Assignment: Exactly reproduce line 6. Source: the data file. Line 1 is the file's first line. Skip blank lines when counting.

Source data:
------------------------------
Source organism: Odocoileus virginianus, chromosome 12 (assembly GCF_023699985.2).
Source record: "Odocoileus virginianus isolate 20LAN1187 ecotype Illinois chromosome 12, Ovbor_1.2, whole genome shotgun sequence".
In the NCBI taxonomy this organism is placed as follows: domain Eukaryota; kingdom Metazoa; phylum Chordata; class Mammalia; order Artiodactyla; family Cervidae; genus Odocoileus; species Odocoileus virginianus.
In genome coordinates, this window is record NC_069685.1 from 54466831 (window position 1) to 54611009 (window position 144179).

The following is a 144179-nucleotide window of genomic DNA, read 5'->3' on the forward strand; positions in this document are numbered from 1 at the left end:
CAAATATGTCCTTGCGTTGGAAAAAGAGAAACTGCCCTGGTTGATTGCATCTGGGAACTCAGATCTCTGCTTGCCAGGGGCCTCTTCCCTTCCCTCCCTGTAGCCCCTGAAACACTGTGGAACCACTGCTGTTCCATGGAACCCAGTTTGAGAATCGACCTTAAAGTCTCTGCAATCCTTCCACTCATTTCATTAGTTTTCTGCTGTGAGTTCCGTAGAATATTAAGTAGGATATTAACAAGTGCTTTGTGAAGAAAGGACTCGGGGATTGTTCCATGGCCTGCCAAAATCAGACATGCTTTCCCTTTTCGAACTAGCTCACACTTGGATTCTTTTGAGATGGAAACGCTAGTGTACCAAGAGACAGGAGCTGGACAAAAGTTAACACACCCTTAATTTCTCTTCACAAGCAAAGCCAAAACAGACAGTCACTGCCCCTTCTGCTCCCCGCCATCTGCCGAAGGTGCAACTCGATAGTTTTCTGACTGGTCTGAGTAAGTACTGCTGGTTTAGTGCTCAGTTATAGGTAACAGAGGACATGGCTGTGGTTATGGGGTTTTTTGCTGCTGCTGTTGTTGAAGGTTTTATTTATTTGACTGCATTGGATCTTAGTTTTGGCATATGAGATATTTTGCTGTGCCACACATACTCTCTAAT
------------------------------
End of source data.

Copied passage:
CAAATATGTCCTTGCGTTGGAAAAAGAGAAACTGCCCTGGTTGATTGCATCTGGGAACTCAGATCTCTGCTTGCCAGGGGCCTCTTCCCTTCCCTCCCTGTAGCCCCTGAAACACTGTGGAACCACTGCTGTTCCATGGAACCCAGTTTGAGAATCGACCTTAAAGTCTCTGCAATCCTTCCACTCATTTCATTAGTTTTCTGCTGTGAGTTCCGTAGAATATTAAGTAGGATATTAACAAGTGCTTTGTGAAGAAAGGACTCGGGGATTGTTCCATGGCCTGCCAAAATCAGACATGCTTTCCCTTTTCGAACTAGCTCACACTTGGATTCTTTTGAGATGGAAACGCTAGTGTACCAAGAGACAGGAGCTGGACAAAAGTTAACACACCCTTAATTTCTCTTCACAAGCAAAGCCAAAACAGACAGTCACTGCCCCTTCTGCTCCCCGCCATCTGCCGAAGGTGCAACTCGATAGTTTTCTGACTGGTCTGAGTAAGTACTGCTGGTTTAGTGCTCAGTTATAGGTAACAGAGGACATGGCTGTGGTTATGGGGTTTTTTGCTGCTGCTGTTGTTGAAGGTTTTATTTATTTGACTGCATTGGATCTTAGTTTTGGCATATGAGATATTTTGCTGTGCCACACATACTCTCTAAT